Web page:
10 Keys to Success as a CFO
By Allan Tepper, Co-founder and Senior Managing Partner, CFO Consulting Partners LLC
CFO Consulting Partners provides C-level financial management services to small and midsized public and private companies. Clients often ask what critical elements are needed for CFO success. Being a CFO is one of the most important, yet short-lived jobs in corporate America. Many publications list the average tenure for a CFO at just 3 to 5 years. This turnover is due to many reasons, but at least some relate to how the CFO is perceived by the CEO and peers of the CFO.
To help the CFO evaluate his or her chances of long-term success, I have developed the following ten questions. While there are no guarantees, a good number of YES answers may be an indication of longevity and success. And keep in mind that you may not have direct control over some of the elements listed in the below questions.
- Are you an active and respected member of your Senior Management Team?
- Can you/do you talk frequently and fluently to the senior management team about the key drivers of your business (i.e., volumes, ratios, pricing, etc.), and about the external variables affecting the business (i.e., about the economy, the industry trends, the competitors, the risks, etc.)?
- Is your department staffed with high quality people, and is the staff viewed as efficient and internally client driven?
- When you report bad news, is it well accepted? Have you put practices in place to identify and mitigate risks, so that when bad news happens, you report it as one of the identified risks that went south?”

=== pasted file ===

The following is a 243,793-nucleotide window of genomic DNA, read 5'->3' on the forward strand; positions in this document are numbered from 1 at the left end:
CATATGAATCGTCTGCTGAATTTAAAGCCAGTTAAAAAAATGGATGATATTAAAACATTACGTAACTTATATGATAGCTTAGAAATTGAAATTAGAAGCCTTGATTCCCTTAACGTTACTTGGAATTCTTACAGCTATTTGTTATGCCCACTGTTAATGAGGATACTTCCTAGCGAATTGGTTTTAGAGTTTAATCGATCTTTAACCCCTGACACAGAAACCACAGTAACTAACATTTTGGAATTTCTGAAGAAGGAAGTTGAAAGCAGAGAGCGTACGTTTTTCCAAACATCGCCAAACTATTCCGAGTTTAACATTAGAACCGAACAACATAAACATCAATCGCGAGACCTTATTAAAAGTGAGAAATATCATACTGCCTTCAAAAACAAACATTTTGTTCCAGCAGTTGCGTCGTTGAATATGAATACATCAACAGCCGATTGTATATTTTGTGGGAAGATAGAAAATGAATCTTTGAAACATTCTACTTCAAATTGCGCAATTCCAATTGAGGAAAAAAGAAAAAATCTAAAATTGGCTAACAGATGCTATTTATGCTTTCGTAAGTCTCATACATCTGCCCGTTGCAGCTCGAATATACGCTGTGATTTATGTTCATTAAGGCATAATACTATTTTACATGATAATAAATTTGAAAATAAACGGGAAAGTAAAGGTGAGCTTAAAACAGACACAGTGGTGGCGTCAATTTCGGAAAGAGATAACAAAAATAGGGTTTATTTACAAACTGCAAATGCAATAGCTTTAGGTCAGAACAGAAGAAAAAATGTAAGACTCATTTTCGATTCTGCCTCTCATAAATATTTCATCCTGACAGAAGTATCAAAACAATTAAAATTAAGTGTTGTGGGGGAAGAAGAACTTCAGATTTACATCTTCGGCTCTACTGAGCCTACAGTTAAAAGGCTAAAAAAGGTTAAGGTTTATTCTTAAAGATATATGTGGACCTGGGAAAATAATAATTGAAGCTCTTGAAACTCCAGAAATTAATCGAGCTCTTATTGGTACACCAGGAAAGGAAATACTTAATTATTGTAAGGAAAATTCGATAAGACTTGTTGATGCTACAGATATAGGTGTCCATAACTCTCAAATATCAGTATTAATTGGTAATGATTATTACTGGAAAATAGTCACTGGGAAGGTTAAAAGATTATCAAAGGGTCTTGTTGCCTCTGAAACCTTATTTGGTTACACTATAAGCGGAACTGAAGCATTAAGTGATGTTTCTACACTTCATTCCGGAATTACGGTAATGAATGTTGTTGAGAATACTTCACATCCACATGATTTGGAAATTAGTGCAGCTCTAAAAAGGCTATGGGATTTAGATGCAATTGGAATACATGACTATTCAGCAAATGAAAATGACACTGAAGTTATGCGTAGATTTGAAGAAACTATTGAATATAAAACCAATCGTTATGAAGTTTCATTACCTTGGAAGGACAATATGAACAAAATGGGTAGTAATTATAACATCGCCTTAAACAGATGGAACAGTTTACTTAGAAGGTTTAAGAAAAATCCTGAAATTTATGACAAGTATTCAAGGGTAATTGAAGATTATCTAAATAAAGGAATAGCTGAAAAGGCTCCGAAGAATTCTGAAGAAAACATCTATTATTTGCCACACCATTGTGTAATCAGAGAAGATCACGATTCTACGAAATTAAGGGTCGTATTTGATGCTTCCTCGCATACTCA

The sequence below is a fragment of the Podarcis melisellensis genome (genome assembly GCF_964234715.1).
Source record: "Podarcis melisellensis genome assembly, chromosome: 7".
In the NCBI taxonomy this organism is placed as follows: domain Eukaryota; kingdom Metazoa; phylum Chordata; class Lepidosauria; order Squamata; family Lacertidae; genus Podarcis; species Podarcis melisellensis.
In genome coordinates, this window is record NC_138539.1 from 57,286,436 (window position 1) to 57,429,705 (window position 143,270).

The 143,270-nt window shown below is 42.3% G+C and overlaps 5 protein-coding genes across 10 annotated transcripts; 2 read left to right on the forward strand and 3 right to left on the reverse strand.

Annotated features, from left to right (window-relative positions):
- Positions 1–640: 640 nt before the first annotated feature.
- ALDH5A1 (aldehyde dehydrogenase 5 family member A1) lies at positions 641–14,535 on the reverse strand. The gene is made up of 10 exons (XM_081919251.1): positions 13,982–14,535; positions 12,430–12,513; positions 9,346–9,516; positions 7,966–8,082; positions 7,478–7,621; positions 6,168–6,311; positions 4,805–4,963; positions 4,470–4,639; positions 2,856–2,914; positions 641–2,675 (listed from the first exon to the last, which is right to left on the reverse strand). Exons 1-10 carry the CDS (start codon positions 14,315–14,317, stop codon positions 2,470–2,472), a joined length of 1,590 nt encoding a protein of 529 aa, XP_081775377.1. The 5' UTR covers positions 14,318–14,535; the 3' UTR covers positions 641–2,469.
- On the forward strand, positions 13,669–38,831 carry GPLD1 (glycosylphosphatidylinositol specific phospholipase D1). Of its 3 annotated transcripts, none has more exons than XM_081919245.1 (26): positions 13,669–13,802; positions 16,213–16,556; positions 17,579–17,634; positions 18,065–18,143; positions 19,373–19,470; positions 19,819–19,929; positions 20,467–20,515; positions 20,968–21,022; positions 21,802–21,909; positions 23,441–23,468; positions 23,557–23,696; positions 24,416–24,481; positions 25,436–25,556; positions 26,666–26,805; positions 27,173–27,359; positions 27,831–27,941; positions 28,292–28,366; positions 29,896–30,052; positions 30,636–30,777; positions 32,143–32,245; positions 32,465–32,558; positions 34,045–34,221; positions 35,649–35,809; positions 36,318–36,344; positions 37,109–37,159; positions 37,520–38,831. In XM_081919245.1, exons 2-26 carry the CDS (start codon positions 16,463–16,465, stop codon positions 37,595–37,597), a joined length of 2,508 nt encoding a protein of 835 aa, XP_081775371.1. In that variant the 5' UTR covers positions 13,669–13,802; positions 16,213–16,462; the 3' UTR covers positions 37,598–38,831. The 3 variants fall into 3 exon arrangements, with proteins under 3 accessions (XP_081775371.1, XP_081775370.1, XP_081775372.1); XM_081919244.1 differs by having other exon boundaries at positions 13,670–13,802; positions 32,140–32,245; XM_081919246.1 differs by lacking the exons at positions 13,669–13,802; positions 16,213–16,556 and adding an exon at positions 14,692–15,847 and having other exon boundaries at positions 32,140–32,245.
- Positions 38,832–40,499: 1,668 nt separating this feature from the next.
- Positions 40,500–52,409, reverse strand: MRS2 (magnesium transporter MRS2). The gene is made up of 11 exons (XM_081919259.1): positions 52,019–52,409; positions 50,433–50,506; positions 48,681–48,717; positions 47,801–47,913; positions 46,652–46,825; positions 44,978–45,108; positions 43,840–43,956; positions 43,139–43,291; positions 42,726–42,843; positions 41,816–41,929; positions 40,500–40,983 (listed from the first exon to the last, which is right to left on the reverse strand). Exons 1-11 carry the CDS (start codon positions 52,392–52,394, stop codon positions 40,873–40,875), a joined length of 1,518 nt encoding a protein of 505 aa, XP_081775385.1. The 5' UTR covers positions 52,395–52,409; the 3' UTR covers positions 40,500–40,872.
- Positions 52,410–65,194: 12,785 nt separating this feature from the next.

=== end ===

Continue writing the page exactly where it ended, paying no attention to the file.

- Is your day-to-day department well managed? Do you provide your services quickly and in a quality manner? Is your own office neat and well organized? Do you consistently work less than 10-hour days?
- Do you feel more like a guiding light to growth and profitability than a police officer in your company?
- Do you or your Senior Management Team believe that internal and external customer satisfaction is Job Number 1?
- Would your boss say you think like a businessperson – growth, profitability, ROE, empowerment, motivation, a prudent amount of risk taking, etc.? Would they say you strike the right balance between the big picture and the details?
- Have you implemented a sound planning, budgeting and forecasting process? If so, do you have monthly or quarterly meetings with the profit center leaders to review results and identify risks?
- Is your audit completed within three months after the end of your fiscal year?